Newspaper article Pittsburgh Post-Gazette (Pittsburgh, PA)

Public Decries Port Authority's Drastic Cutbacks

Newspaper article Pittsburgh Post-Gazette (Pittsburgh, PA)

Public Decries Port Authority's Drastic Cutbacks

Article excerpt

Reaction Wednesday to the Port Authority's proposed bus service cuts ran from "unbelievable" to "impossible" among community leaders whose neighborhoods face service elimination if the state does not fund a gap of $64 million for 2012-13.

The cut of 46 routes and reduction of service on nearly every surviving route would affect between 150 and 200 neighborhoods, boroughs, townships, housing developments, schools and retail and medical centers. Zone 1 and Zone 2 riders would pay an additional 25 and 50 cents, respectively.

Between 500 and 600 Port Authority employees would be axed and riders would have half the service of a year ago, when the Port Authority made a 15 percent cut. The new cuts would take effect in September.

Court Gould, executive director for Sustainable Pittsburgh, said the city's efforts to revitalize itself and the recognition it has gotten nationally "puts us on the cusp, at a point where cutting transit pulls the rug out from under Pittsburgh, and as goes Pittsburgh so goes the region. Public transit is a public service and dependent on state support. A win-win opportunity sits squarely on the governor's desk at this moment."

The Port Authority is "doing what they have to do to be fiscally responsible," said Chris Sandvig, a regional policy manager for the Pittsburgh Community Reinvestment Group. "They drastically increased efficiency, and ridership is up. The bigger issue is a transportation system that keeps our economy viable. This is not about saving the Port Authority, it's about saving the city."

Under the proposal, East Hills will be completely cut off from bus service.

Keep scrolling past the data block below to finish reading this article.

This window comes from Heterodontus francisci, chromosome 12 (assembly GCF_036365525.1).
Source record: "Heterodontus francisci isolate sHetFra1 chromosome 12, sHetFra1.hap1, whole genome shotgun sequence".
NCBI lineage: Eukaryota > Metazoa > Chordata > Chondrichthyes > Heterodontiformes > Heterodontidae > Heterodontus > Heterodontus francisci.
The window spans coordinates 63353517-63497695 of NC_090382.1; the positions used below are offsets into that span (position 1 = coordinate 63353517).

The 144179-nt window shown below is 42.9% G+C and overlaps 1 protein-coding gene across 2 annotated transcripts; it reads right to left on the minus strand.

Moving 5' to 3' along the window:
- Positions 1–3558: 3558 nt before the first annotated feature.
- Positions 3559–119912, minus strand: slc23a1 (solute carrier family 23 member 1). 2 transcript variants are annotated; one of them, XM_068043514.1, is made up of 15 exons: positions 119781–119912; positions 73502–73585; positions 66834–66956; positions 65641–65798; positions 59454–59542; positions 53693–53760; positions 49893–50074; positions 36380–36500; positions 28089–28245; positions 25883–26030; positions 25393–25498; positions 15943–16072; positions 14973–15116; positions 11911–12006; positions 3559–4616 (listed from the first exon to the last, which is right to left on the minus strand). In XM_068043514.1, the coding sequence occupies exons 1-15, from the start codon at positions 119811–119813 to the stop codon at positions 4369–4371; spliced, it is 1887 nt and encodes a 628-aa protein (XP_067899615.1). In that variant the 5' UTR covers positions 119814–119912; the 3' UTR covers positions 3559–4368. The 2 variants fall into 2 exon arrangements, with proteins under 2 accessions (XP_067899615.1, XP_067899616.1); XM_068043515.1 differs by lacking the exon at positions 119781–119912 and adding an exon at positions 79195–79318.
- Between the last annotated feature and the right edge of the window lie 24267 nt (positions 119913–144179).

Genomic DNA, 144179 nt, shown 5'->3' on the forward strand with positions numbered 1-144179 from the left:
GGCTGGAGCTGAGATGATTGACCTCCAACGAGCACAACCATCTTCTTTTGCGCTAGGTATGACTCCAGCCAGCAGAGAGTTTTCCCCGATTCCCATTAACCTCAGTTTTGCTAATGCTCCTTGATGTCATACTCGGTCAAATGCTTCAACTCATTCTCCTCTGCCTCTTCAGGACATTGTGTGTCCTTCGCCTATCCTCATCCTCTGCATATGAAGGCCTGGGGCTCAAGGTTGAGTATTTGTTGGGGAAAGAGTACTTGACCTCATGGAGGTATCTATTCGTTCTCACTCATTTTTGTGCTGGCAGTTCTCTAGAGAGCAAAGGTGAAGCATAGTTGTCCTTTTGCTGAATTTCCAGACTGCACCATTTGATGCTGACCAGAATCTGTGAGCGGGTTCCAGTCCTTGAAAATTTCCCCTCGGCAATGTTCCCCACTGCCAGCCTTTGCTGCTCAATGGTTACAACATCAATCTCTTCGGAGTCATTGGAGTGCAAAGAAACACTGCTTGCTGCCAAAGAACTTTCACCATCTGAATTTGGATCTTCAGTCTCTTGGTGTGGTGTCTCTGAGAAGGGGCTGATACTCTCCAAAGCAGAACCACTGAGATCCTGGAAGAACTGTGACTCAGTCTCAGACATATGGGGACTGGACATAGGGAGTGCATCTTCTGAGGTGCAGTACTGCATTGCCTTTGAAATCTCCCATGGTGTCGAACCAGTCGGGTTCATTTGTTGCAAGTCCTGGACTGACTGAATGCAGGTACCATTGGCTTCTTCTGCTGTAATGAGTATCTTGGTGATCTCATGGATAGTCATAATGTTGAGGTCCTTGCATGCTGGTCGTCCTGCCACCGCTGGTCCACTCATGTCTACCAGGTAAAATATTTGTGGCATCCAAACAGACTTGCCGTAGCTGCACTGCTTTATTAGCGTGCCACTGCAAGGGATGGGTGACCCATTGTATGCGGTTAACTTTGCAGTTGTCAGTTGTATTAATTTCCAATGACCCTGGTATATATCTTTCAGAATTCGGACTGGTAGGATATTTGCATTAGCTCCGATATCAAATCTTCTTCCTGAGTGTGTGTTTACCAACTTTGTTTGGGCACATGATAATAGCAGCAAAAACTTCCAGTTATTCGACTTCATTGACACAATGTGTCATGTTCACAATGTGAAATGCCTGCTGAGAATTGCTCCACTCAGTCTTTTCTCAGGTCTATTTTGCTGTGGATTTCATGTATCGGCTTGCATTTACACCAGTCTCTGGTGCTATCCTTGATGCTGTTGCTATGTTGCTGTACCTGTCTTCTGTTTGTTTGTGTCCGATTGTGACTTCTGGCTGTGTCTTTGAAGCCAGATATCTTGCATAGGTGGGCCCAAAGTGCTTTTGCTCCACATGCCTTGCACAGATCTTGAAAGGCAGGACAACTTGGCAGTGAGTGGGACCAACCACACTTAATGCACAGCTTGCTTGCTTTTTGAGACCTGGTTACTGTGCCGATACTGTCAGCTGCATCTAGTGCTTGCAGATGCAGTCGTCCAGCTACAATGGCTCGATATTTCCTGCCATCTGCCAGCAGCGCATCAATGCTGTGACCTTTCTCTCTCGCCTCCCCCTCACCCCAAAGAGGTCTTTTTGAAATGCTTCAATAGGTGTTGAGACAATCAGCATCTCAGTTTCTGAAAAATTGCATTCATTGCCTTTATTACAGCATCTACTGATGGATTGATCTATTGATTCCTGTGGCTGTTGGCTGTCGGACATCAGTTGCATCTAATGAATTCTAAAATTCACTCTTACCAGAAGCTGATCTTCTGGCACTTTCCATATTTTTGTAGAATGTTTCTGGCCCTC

"That's impossible," said Barbara Moore, director of community services for East Hills Properties. "No bus service at all up here?"

"We came a long way to build this community, to get programs out here," said Monique Shorter, president of the East Hills Resident Preservation and Development Corp. "Now we are going to be trapped."

Served now by one bus, the 79, she said, "it is already hard for our residents to get to jobs, to training programs, to school."

"Unbelievable," said Pastor Sue Hutchins of Hilltop Health Ministries Consortium in Allentown, which would lose the bulk of its bus service. "It's the neighborhoods that can least afford to lose service that continually get cut.

"Most folks in the Hilltop area don't have cars, and a bus is their only option" to go anywhere. "As it is now, people have to take two or three buses."

About 5,000 students in the Pittsburgh Public Schools ride to school on buses, said Ebony Pugh, a school spokeswoman. "The proposed cuts would affect many students who have to transfer to get to a main route, so we may have a struggle there and would have to look at how we would transport those students."

Bill Newland, a member of the Port Authority's Committee for Accessible Transit, said these cuts would further burden Access, a bus service for the elderly and handicapped. …

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